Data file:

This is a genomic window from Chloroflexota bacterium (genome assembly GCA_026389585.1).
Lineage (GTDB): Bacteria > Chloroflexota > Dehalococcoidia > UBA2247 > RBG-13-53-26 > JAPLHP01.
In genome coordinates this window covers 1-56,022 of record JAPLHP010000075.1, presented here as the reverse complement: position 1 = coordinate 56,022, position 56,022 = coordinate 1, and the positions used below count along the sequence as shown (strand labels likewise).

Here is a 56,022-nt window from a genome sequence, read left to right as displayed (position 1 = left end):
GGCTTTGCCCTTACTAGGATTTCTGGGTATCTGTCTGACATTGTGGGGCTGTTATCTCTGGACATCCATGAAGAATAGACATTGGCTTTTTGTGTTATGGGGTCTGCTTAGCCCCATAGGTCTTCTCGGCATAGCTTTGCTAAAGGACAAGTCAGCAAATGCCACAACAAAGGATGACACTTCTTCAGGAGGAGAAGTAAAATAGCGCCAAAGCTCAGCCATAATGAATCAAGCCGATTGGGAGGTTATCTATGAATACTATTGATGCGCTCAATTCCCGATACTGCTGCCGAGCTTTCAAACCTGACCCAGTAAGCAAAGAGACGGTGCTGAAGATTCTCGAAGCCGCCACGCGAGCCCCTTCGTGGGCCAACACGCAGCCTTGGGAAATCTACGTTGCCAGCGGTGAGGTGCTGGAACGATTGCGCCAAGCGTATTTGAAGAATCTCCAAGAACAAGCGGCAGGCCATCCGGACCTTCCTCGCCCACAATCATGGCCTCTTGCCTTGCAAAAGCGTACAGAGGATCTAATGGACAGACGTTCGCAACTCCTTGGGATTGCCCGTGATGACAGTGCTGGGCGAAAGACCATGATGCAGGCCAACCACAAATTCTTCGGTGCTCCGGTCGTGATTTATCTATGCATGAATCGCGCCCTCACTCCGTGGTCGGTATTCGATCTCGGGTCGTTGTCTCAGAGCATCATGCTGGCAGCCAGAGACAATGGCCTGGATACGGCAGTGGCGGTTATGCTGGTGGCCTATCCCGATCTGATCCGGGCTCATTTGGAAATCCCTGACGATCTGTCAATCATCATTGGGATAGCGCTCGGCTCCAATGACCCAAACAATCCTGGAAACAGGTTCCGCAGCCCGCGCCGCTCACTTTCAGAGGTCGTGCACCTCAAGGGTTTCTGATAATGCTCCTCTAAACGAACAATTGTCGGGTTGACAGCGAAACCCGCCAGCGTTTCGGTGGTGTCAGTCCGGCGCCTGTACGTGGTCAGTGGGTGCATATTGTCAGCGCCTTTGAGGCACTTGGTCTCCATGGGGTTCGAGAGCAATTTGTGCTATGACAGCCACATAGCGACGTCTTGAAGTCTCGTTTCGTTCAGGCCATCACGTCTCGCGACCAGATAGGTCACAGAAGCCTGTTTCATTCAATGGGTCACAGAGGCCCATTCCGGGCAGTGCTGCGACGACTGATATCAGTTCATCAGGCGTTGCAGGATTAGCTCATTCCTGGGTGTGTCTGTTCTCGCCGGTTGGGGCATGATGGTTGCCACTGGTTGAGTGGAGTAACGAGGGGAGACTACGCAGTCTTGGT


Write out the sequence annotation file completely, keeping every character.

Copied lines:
This is a genomic window from Chloroflexota bacterium (genome assembly GCA_026389585.1).
Lineage (GTDB): Bacteria > Chloroflexota > Dehalococcoidia > UBA2247 > RBG-13-53-26 > JAPLHP01.
In genome coordinates this window covers 1-56,022 of record JAPLHP010000075.1, presented here as the reverse complement: position 1 = coordinate 56,022, position 56,022 = coordinate 1, and the positions used below count along the sequence as shown (strand labels likewise).

Here is a 56,022-nt window from a genome sequence, read left to right as displayed (position 1 = left end):
GGCTTTGCCCTTACTAGGATTTCTGGGTATCTGTCTGACATTGTGGGGCTGTTATCTCTGGACATCCATGAAGAATAGACATTGGCTTTTTGTGTTATGGGGTCTGCTTAGCCCCATAGGTCTTCTCGGCATAGCTTTGCTAAAGGACAAGTCAGCAAATGCCACAACAAAGGATGACACTTCTTCAGGAGGAGAAGTAAAATAGCGCCAAAGCTCAGCCATAATGAATCAAGCCGATTGGGAGGTTATCTATGAATACTATTGATGCGCTCAATTCCCGATACTGCTGCCGAGCTTTCAAACCTGACCCAGTAAGCAAAGAGACGGTGCTGAAGATTCTCGAAGCCGCCACGCGAGCCCCTTCGTGGGCCAACACGCAGCCTTGGGAAATCTACGTTGCCAGCGGTGAGGTGCTGGAACGATTGCGCCAAGCGTATTTGAAGAATCTCCAAGAACAAGCGGCAGGCCATCCGGACCTTCCTCGCCCACAATCATGGCCTCTTGCCTTGCAAAAGCGTACAGAGGATCTAATGGACAGACGTTCGCAACTCCTTGGGATTGCCCGTGATGACAGTGCTGGGCGAAAGACCATGATGCAGGCCAACCACAAATTCTTCGGTGCTCCGGTCGTGATTTATCTATGCATGAATCGCGCCCTCACTCCGTGGTCGGTATTCGATCTCGGGTCGTTGTCTCAGAGCATCATGCTGGCAGCCAGAGACAATGGCCTGGATACGGCAGTGGCGGTTATGCTGGTGGCCTATCCCGATCTGATCCGGGCTCATTTGGAAATCCCTGACGATCTGTCAATCATCATTGGGATAGCGCTCGGCTCCAATGACCCAAACAATCCTGGAAACAGGTTCCGCAGCCCGCGCCGCTCACTTTCAGAGGTCGTGCACCTCAAGGGTTTCTGATAATGCTCCTCTAAACGAACAATTGTCGGGTTGACAGCGAAACCCGCCAGCGTTTCGGTGGTGTCAGTCCGGCGCCTGTACGTGGTCAGTGGGTGCATATTGTCAGCGCCTTTGAGGCACTTGGTCTCCATGGGGTTCGAGAGCAATTTGTGCTATGACAGCCACATAGCGACGTCTTGAAGTCTCGTTTCGTTCAGGCCATCACGTCTCGCGACCAGATAGGTCACAGAAGCCTGTTTCATTCAATGGGTCACAGAGGCCCATTCCGGGCAGTGCTGCGACGACTGATATCAGTTCATCAGGCGTTGCAGGATTAGCTCATTCCTGGGTGTGTCTGTTCTCGCCGGTTGGGGCATGATGGTTGCCACTGGTTGAGTGGAGTAACGAGGGGAGACTACGCAGTCTTGGT